The Fenni were an ancient people of northeastern Europe first described by Cornelius Tacitus in Germania in AD 98.
The Fenni are first mentioned by Cornelius Tacitus in Germania in 98 A.D. Their location is uncertain, due to the vagueness of Tacitus' account:"they (Venedi) overrun in their predatory excursions all the woody and mountainous tracts between the Peucini and the Fenni". The Greco-Roman geographer Ptolemy, who produced his Geographia in ca. 150 AD, mentions a people called the Phinnoi, generally believed to be synonymous with the Fenni. He locates them in two different areas: a northern group in northern Scandia (Scandinavia), then believed to be an island; and a southern group, apparently dwelling to the East of the upper Vistula river (SE Poland). It remains unclear what was the relationship between the two groups.
The next ancient mention of the Fenni/Finni is in the Getica of 6th-century chronicler Jordanes. In his description of the island of Scandza (Scandinavia), he mentions three groups with names similar to Ptolemy's Phinnoi, the Screrefennae, Finnaithae and mitissimi Finni ("softest Finns"). The Screrefennae are believed to mean the "skiing Finns" and are generally identified with Ptolemy's northern Phinnoi and today's Finns. The Finnaithae have been identified with the Finnveden of central Sweden. It is unclear who the Finni mitissimi were.
Tacitus was unsure whether to classify the Fenni as Germanic or Sarmatian. The vagueness of his account has left the identification of the Fenni open to a variety of theories. It has been suggested that the Romans may have used Fenni as a generic name, to denote the various non-Germanic (i.e., Balto-Slavic and Finno-Ugric) tribes of NE Europe. Against this argument is the fact that Tacitus distinguishes the Fenni from other probably non-Germanic peoples of the region, such as the Aestii and the Venedi.
It has also been suggested that Tacitus' Fenni could be the ancestors of the modern Finnish people. Juha Pentikäinen writes that Tacitus may well have been describing the Sami or the proto-Finns when referring to the Fenni, noting some archeologists have identified these people as indigenous to Scandinavia. Nevertheless, according to some linguists, there is evidence of an archaic Indo-European dialect and unknown Paleo-European languages existing in north-eastern Baltic Sea region before the spread of Finno-Ugric languages like Proto-Sami and Proto-Finnic.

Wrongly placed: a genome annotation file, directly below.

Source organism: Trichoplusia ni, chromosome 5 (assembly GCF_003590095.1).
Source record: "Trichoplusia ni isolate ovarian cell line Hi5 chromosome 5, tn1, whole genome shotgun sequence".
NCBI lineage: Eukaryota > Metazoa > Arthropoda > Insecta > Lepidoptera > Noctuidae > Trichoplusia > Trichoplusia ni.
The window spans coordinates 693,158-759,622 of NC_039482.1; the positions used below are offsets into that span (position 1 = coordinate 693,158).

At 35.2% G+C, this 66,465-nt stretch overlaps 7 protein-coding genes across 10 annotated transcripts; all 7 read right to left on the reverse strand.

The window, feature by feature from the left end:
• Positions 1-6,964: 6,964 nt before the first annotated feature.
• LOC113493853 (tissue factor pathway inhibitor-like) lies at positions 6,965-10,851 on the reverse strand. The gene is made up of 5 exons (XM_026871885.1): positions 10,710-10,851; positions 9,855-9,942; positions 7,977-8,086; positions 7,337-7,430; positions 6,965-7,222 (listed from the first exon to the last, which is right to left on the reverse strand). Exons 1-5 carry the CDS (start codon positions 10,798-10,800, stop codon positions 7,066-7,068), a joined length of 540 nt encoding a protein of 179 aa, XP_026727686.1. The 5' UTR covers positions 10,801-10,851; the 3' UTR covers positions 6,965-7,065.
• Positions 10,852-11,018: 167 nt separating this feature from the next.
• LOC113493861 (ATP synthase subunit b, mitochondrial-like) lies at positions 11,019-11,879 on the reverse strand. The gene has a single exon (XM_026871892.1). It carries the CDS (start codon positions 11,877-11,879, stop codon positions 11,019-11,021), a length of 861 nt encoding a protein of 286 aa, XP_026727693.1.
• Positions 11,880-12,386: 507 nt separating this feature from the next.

Another theory is that Tacitus' Fenni and Ptolemy's northern Phinnoi were the same people and constituted the original Sami people of northern Fennoscandia, making Tacitus' description the first historical record of them. But while this may seem a plausible identification for the Phinnoi of north Scandinavia, it is dubious for Tacitus' Fenni. Tacitus' Fenni (and Ptolemy's southern Phinnoi) were clearly based in continental Europe, not in the Scandinavian peninsula, and were thus outside the modern range of the Sami. Against this, there is some archaeological evidence that the Sami range may have been wider in antiquity. Sami toponyms are found as far as Southern Finland and Karelia
The uncertainties have led some scholars to conclude that Tacitus' Fenni is a meaningless label, impossible to ascribe to any particular region or ethnic group. But Tacitus appears to relate the Fenni geographically to the Peucini and the Venedi, albeit imprecisely, stating that the latter habitually raided the "forests and mountains" between the other two. He also gives a relatively detailed description of the Fenni's lifestyle.
Fenni seems to have been a form of the proto-Germanic word *fanþian-, denoting "wanderers" or "hunting folk". Tacitus describes the Fenni as follows:
"In wonderful savageness live the nation of the Fenni, and in beastly poverty, destitute of arms, of horses, and of homes; their food, the common herbs; their apparel, skins; their bed, the earth; their only hope in their arrows, which for want of iron they point with bones. Their common support they have from the chase, women as well as men; for with these the former wander up and down, and crave a portion of the prey. Nor other shelter have they even for their babes, against the violence of tempests and ravening beasts, than to cover them with the branches of trees twisted together; this a reception for the old men, and hither resort the young. Such a condition they judge more happy than the painful occupation of cultivating the ground, than the labour of rearing houses, than the agitations of hope and fear attending the defense of their own property or the seizing that of others. Secure against the designs of men, secure against the malignity of the Gods, they have accomplished a thing of infinite difficulty; that to them nothing remains even to be wished."
This description is of a lifestyle much more primitive than that of the medieval Sami, who were pastoralists living off herds of reindeer and inhabiting sophisticated tents of deer-hide. But the archaeological evidence suggests that the proto-Sami and Proto-Finns had a lifestyle more akin to Tacitus' description.